The Buchan Family:
- John Buchan (1875-1940)
- Susan Buchan née Grosvenor
- Alice Buchan (1908-1993)
- Johnnie Buchan (1911-1944)
- William Buchan (1916-2008)
- Alastair Buchan (1918-1976)
Manor doorway showing plaque to John Buchan
1919 was a momentous year for Elsfield. Not only had the war ended and families could start to rebuild their lives, but the estate was sold by the Parsons family. The Oxford College of Christ Church bought it, perhaps remembering that in the 13th century some of the land in the parish had been owned by and farmed for St Frideswides. They almost immediately split off the Manor and its attendant outbuildings and twenty acres of land surrounding the house which they sold to John Buchan, the writer, journalist and politician.
During the war, poets such as Sassoon, Blunden and Brooke had presented the pastoral landscape of England as a healing power in contrast with the horror and waste of Flanders fields. Buchan was too old to be conscripted into the army but he had visited the Western Front and seen for himself the carnage and destruction the war had wreaked. Many of his friends from Oxford days had been killed. He wrote: “The war left me with an intense craving for a country life” and he purchased the “little manor of Elsfield” and speaks with delight of the countryside around Elsfield:
“Our ridge was old forest land and it provided one of the two types of landscape which have always had a special charm for me… the mountain meadow and the woodland clearing… Elsfield was rich in those secret glades, sometimes only an acre wide, but all ancient clearings whose turf had been cropped for centuries. Summer never dulled their verdure, for there was water in most of them, and in autumn their fringes were a riot of berries. One could find primroses there every month of the year.”
As we can see, Buchan had a great affection for the countryside around Oxford, which he already knew from his days at Brasenose College. His arrival from Glasgow University in 1895 had catapulted him into the midst of the English establishment. There he had met people who were to be important in his career and social life. Some of them, such as Raymond Asquith, son of Prime Minister Herbert Asquith, and Tommy Nelson, whose family owned the publishing firm Nelsons, of which Buchan would become a director, Aubrey Herbert, nephew of Lord Cowper and second son of the Earl of Caernarvon, famed for his roof climbing exploits and a possible model for Sandy Arbuthnot in Greenmantle had all been killed in the war. Others, though, would be regular visitors to Elsfield while the Buchans lived there.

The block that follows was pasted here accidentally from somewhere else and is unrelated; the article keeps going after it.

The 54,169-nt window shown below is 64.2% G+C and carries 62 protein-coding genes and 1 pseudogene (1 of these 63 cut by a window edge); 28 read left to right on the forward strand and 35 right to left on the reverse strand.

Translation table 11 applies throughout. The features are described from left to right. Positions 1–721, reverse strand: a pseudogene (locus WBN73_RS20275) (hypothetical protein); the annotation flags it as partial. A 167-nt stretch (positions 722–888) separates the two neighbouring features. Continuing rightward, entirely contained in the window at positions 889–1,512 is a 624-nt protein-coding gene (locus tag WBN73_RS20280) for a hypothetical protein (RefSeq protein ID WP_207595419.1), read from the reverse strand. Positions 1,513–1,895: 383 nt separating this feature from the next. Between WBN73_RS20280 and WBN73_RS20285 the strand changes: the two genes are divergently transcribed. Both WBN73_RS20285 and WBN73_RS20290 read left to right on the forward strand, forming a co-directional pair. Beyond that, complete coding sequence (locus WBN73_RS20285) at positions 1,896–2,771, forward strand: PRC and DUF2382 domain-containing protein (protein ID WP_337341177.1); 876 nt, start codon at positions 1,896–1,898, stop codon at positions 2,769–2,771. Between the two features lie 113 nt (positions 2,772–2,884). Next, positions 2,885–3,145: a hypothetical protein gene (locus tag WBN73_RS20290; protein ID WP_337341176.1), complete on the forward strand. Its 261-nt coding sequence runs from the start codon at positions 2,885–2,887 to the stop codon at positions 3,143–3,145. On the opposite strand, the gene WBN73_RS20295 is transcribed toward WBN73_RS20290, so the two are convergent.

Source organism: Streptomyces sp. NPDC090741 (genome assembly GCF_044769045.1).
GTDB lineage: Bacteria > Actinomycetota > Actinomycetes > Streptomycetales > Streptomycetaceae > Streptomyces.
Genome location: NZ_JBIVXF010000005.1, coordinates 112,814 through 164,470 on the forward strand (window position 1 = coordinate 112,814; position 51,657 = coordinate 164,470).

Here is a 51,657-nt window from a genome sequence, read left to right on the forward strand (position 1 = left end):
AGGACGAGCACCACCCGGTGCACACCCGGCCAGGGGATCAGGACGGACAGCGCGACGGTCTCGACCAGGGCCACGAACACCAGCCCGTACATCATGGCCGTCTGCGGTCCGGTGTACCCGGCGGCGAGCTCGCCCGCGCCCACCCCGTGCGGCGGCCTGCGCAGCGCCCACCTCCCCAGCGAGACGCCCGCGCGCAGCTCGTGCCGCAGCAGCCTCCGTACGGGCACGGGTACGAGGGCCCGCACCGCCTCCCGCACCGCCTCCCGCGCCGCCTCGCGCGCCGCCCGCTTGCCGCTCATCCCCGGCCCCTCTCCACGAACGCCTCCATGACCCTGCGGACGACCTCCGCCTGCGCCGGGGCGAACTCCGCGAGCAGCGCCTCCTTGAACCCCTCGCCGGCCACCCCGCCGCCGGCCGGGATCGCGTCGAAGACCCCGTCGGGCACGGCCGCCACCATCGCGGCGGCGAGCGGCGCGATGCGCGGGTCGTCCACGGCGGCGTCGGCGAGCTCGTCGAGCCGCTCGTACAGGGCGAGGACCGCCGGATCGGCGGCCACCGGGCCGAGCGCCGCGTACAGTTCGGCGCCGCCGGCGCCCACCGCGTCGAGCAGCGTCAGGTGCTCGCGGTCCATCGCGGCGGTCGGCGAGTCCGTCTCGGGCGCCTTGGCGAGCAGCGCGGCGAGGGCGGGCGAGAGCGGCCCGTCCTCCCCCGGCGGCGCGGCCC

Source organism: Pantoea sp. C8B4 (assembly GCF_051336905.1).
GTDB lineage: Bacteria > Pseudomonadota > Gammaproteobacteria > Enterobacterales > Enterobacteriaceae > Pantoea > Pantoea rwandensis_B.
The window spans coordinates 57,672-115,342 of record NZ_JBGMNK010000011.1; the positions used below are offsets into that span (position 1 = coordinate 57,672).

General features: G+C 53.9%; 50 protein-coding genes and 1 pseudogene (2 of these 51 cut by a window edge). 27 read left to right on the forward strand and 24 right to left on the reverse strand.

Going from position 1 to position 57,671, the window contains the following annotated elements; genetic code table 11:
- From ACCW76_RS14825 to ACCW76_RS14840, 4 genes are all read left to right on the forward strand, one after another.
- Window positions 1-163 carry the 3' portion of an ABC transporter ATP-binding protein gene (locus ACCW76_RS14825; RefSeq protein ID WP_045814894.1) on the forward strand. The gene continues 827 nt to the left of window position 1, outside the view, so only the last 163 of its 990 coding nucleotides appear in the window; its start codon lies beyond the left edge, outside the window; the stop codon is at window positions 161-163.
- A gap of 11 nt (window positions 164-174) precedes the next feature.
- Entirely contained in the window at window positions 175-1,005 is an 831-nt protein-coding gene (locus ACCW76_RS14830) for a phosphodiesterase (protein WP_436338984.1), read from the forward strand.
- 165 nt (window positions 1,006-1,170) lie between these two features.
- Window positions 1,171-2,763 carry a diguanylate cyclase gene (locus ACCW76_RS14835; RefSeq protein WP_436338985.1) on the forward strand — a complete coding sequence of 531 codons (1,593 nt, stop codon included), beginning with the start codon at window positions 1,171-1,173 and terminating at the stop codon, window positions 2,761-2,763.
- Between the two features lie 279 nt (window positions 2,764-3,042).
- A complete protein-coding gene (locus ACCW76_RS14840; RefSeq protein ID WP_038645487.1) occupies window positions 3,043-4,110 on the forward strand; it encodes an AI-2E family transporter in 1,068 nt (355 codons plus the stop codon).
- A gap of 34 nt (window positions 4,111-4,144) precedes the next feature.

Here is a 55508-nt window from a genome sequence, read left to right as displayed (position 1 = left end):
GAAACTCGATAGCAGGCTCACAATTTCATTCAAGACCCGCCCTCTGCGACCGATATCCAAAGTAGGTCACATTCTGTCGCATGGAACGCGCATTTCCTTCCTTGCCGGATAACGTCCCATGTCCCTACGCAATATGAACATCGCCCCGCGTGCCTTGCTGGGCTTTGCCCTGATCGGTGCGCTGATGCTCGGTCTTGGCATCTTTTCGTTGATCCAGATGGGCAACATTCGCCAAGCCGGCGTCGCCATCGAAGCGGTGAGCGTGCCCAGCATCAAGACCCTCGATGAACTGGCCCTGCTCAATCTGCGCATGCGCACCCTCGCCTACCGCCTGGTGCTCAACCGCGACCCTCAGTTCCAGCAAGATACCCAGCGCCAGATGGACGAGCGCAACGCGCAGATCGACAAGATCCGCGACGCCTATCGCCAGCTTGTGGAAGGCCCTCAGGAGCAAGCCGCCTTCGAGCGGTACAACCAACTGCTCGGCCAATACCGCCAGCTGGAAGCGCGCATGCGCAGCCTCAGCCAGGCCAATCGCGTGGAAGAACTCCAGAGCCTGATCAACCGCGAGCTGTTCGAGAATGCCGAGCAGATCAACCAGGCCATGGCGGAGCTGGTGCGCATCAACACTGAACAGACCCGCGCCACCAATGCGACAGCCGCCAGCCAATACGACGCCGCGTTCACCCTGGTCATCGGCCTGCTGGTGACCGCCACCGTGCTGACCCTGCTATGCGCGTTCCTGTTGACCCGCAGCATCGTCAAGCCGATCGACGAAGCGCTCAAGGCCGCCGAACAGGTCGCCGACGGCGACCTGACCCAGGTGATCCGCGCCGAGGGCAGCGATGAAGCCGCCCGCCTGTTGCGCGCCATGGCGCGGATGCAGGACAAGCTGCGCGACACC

Susan and Alastair Buchan with Spider and Black Douglas
(By kind permission of the John Buchan Centre, Broughton, nr. Biggar, Scotland)
When the Buchan family moved into the Manor they brought with them their four young children, Alice, Johnnie, William and Alastair. Susan Buchan had been a Grosvenor before her marriage, but from a relatively impoverished branch of the family. Her father worked for the Sun Life Insurance Company, though we can assume he did not go from door to door collecting subscriptions. He was in the highest echelons of the organisation and eventually became its chairman. Susan had spent much of her young life in her paternal grandparents’ home, Moor Park, a Palladian mansion in Hertfordshire. John Buchan’s mother was not pleased when they announced their engagement, as Susan Grosvenor represented two of the organisations she hated most: the Church of England and the Aristocracy.
John and Susan Buchan assumed the responsibilities of the incumbent of the Manor with the energy and dedication they had demonstrated in other walks of life. They continued the system which the Parsons family had begun, taking on board the welfare of their employees and taking an important part in village life. In return, villagers took the whole family to their hearts, basking in the reflected glory of being connected to such an illustrious family. They were ‘comers-in’ but had every intention of being accepted by the residents.
While John Buchan presented a public face to the world, inviting famous friends from the many aspects of his working life, it was Susan Buchan who, besides nurturing her family, supported her husband’s career by the hospitality she offered. She was a woman schooled in the duties of a society hostess and aware of the significance this could have in furthering a husband’s reputation. Writing about house parties before the first world war she writes,
“In a gathering of people selected by a really clever hostess there might be one or two Cabinet Ministers who welcomed the opportunity of quiet conversation or there (could) be a Viceroy or high official…These parties often included a diplomat home on leave, a painter, and almost certainly a musician who played to some of the company in the evening. Besides these eminent people there was usually a sprinkling of women famous for their beauty and wit.”